Securing Cloud services from dictionary attacks – hack yourself and check your Cloud providers / outsourcing providers security and response
The more we move our data to various Cloud services and to outsourcing companies, we also need to take the consequences into account what that means from a security perspective.
Prior to a move to Cloud services, a company could keep track of how communications are secured, they could set their own account lockout policies and monitor all logfiles in order to keep security at the desired level.
With the popularity of Cloud services becoming more widespread, a lot of the possibilities for this kind of control and tightened security has disappeared. As a Cloud user you rarely get any indication that someone is for instance trying to use your username and password to gain access to your, for instance , your Microsoft Exchange Webmail , also called OWA.
A hacker can probably try to guess your password with a brute force attack or dictionary attack for quite some time and nothing really happens. The protective measures at the Cloud service provider are most likely unknown to you and you will not get a notification of that something might be going on.
An easy way for you to verify this is actually to try hack yourself. By this I mean, try to login to you account but with an invalid password. See what happens. Is your account locked out? Does the OWA disappear for you, indicating your IP address has been locked down by some security countermeasure?
Are you as a customer and user notified and alerted in any way of the attempt? This is of course also a simple test you can do against you own companys webmail if you want to, although the server team won’t like it when you point out the problem.
Keep in mind that it would take quite some time to do each logon manually but hackers don’t do this manually. They use special software for this that is freely available for download and they can render thousands and thousands logon attempts in few minutes.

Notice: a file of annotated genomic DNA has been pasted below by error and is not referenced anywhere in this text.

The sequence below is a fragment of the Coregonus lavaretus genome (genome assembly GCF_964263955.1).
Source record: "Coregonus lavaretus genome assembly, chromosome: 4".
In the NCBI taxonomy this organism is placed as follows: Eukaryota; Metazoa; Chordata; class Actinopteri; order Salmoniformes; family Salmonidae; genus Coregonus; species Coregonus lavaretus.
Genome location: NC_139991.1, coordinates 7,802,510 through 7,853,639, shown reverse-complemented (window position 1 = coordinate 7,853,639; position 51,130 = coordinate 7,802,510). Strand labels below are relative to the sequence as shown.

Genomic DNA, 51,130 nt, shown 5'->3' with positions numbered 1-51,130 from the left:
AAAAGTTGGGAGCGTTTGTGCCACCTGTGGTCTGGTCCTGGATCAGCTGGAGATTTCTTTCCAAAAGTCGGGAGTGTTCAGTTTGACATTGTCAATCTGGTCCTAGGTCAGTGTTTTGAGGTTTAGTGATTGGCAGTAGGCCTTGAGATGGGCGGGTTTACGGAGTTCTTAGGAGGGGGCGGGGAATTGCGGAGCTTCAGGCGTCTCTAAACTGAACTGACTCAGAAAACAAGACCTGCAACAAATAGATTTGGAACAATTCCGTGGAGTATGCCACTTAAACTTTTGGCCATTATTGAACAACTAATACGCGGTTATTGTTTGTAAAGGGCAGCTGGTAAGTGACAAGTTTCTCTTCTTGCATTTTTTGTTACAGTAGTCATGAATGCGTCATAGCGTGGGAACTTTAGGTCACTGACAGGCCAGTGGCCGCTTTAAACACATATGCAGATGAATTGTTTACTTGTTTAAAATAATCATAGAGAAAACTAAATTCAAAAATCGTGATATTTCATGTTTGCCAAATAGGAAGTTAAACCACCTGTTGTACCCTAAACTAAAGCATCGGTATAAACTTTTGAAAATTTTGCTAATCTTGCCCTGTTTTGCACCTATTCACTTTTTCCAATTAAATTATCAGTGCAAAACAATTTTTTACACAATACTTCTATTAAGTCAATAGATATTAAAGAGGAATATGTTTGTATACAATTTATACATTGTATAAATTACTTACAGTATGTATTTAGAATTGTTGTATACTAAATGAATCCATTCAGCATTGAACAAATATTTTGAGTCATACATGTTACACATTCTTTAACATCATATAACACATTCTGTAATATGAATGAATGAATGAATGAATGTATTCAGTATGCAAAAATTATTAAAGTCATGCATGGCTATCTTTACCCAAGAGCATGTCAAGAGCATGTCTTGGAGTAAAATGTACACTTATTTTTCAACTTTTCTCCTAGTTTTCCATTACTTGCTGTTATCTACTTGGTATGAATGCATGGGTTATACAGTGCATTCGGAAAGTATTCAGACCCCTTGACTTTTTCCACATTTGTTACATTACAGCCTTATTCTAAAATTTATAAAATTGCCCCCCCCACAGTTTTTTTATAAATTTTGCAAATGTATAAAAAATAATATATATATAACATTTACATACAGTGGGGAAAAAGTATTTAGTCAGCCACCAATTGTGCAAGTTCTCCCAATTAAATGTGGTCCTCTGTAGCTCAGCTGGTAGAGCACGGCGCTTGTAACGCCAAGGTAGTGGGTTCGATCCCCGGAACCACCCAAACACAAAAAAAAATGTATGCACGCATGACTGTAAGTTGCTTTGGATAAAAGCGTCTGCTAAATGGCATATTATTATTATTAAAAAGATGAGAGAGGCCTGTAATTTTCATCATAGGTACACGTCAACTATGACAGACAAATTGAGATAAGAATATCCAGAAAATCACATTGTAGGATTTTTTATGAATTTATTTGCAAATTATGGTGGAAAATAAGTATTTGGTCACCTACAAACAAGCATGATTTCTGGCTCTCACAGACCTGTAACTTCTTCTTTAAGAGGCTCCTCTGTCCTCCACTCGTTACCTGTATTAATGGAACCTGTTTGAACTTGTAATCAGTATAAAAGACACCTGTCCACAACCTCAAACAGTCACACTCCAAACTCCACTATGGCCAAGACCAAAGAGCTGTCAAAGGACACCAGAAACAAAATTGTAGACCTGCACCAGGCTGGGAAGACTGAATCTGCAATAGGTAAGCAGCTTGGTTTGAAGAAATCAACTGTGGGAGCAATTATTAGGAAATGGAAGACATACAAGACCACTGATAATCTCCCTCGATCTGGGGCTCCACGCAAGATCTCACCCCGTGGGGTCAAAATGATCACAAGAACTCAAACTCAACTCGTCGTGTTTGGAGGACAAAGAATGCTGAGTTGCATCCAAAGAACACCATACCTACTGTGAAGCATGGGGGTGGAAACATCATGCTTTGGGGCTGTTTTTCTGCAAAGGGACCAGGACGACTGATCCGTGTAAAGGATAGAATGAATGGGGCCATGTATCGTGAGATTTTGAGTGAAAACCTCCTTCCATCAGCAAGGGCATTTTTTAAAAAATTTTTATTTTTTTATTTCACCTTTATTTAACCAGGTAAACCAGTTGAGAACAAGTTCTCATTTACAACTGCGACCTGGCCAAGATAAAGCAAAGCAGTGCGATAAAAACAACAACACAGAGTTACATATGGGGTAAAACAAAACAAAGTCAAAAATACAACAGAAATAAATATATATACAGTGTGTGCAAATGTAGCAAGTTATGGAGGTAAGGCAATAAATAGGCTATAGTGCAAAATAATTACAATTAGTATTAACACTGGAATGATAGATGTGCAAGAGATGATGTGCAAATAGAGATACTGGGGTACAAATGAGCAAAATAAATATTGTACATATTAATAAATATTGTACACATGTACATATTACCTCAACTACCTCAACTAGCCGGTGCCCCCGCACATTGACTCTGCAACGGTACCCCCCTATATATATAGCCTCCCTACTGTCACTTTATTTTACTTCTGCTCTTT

From the Cloud Service provider point of view, this has been a big problem for years. Brute force prevention and dictionary attack prevention on especially the Windows server platform has always come with lots of manual labor and high costs so it’s usually not even dealt with.
From the user point of view, there’s not that much you can do about it reslly more than verify what happens if you try and then ask your service provider for a solution if you’re not happy with the result after hacking yourself.
If you’re running Virtual Private Servers (VPS) with Windows you should consider this also but as a Cloud Service provider should.
As an important piece of the puzzle of the security systems that need to be in place, and as a natural part of the server baseline security configuration, have a look at Syspeace , an easy to use, easy to deploy and configure brute force prevention software that automatically blocks the intruders IP address,tracks it and reports it to the system administrator. Without causing the legitimate users account to be locked out and with no manual intervention at all.
Syspeace works by monitoring the servers eventlogs and is triggered by unsuccesful login attempts as alerted by a process called Windows Authentication.
With this method, there is out of the box protection for Citrix, Microsoft Terminal Server, Sharepoint, Exchange Server and more. There is also a Global Blacklist, offering preemptive protection from well known hackers around the world.
If you’re a Cloud Service provider or if you running or hosting any Windows servers you want protected, download a free trial from Syspeace trial download and see for yourself how easily you can get rid of a big problem and, at a low cost.
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Senior IT consultant in backup, server operations, security and cloud. Syspeace reseller in Sweden.